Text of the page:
Monsanto’s popular weed killer, Roundup, is widely used in conventional farming. According to the LA Times, it’s applied to “more than 200 crops across 4 million acres in California, including 1.5 million acres of almonds.” If a federal agency were routinely testing for glyphosate, residues would likely be found on many of the foods lining grocery store shelves and produce departments today.
The California Environmental Protection Agency (EPA) in an effort to protect human health has determined that glyphosate, the active ingredient in Roundup, is a carcinogen. Beginning July 7, glyphosate will be added to the list of chemicals “known to the state of California to cause cancer and birth defects and other reproductive harm.”
The CA EPA does not have the authority to ban the use of glyphosate, but the agency will require a warning label on all products containing the chemical by next year.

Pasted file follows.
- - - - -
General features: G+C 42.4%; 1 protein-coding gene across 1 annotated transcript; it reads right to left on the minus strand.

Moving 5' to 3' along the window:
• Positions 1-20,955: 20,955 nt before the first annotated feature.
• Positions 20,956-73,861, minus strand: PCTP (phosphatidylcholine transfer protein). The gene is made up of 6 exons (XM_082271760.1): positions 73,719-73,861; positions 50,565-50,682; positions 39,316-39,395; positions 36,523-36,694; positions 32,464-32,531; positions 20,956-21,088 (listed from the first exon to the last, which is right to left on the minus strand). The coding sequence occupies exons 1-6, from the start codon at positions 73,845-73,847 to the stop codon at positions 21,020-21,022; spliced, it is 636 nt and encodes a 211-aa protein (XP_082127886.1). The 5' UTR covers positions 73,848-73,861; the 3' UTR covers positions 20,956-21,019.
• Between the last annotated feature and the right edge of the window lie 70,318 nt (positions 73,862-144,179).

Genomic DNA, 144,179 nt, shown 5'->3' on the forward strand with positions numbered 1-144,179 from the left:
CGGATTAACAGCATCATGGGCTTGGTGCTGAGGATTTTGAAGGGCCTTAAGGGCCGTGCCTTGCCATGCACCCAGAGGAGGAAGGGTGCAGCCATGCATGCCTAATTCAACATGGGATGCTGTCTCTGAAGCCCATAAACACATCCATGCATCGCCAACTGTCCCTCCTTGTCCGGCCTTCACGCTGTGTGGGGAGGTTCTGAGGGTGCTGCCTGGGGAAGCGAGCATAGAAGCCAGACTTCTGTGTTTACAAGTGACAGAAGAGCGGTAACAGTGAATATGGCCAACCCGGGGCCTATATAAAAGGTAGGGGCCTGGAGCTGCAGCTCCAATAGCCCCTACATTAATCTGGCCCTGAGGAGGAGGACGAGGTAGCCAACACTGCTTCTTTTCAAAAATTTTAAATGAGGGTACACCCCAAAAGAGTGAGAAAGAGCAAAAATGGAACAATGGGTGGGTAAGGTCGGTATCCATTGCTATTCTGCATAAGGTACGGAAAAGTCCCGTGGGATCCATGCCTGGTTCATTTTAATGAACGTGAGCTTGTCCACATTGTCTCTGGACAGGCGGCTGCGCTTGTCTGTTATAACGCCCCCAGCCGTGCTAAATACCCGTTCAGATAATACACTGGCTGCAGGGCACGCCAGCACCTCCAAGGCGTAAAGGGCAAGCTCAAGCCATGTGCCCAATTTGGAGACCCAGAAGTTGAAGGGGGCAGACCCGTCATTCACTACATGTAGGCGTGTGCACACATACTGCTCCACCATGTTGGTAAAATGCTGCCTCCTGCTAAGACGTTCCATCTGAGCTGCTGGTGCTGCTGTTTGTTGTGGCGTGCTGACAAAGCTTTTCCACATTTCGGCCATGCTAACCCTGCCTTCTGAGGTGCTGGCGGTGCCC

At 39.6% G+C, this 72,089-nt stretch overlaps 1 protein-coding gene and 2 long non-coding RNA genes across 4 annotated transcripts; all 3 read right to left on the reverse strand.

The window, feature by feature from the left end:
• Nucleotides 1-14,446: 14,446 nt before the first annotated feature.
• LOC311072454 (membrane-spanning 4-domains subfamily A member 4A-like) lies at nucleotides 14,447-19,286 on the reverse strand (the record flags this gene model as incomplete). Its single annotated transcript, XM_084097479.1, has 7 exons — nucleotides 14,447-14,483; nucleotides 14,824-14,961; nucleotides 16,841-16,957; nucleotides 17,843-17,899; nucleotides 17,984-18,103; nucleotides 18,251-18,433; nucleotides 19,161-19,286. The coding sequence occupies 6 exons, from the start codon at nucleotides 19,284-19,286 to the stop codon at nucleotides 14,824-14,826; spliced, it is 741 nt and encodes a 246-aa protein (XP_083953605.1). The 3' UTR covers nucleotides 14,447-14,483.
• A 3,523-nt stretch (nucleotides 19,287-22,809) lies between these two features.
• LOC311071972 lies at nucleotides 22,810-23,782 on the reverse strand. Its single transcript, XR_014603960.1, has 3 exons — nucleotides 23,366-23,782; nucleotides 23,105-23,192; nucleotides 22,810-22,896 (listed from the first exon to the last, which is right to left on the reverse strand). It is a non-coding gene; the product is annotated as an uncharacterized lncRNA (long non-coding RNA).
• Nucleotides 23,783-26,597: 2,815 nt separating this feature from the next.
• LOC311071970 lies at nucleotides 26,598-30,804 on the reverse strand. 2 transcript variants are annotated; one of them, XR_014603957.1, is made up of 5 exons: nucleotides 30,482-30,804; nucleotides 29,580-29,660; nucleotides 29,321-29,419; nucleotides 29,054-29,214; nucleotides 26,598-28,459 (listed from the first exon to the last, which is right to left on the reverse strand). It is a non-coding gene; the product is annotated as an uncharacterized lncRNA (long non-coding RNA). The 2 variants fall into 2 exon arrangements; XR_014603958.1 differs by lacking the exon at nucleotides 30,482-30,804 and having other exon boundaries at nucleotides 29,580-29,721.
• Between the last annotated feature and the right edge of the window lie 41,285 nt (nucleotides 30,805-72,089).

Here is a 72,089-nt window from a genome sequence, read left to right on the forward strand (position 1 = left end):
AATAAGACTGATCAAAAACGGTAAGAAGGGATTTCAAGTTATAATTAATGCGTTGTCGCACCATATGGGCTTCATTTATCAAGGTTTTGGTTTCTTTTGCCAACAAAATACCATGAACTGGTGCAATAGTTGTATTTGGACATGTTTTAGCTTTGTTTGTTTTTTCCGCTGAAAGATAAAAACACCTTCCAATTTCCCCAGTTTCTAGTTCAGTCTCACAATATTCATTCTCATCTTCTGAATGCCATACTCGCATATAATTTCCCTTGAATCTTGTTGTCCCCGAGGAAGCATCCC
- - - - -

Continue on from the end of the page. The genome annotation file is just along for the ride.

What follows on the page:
Environmental groups cheered the decision. Nathan Donley, a senior scientist at the Center for Biological Diversity told Reuters:
“California’s decision makes it the national leader in protecting people from cancer-causing pesticides.”
Monsanto vowed to continue its legal fight against the state calling the decision “unwarranted on the basis of science and the law.” Monsanto unsuccessfully tried to block the CA EPA’s intent to list glyphosate as a carcinogen under California’s Proposition 65 earlier this year. The agro-giant’s appeal is pending.
Monsanto is currently facing a class-action lawsuit brought by farmers and others who allege that they used Roundup and developed cancer. The plaintiffs introduced evidence in court alleging collusion between Monsanto and high-ranking officials in the U.S. EPA to keep the health risks a secret from the American public.
The CA EPA’s decision is in alignment with the World Health Organizations findings on glyphosate, but is in stark contrast with the U.S. Environmental Protection Agency. The U.S. EPA has determined that glyphosate does not cause cancer.
Monsanto has repeatedly denied that Roundup causes cancer and has accused the the CA EPA of “cherry-picking” studies and ignoring mounds of evidence they claim shows that Roundup is safe.
Feature image courtesy of Mike Mozart on Flickr @Creative Commons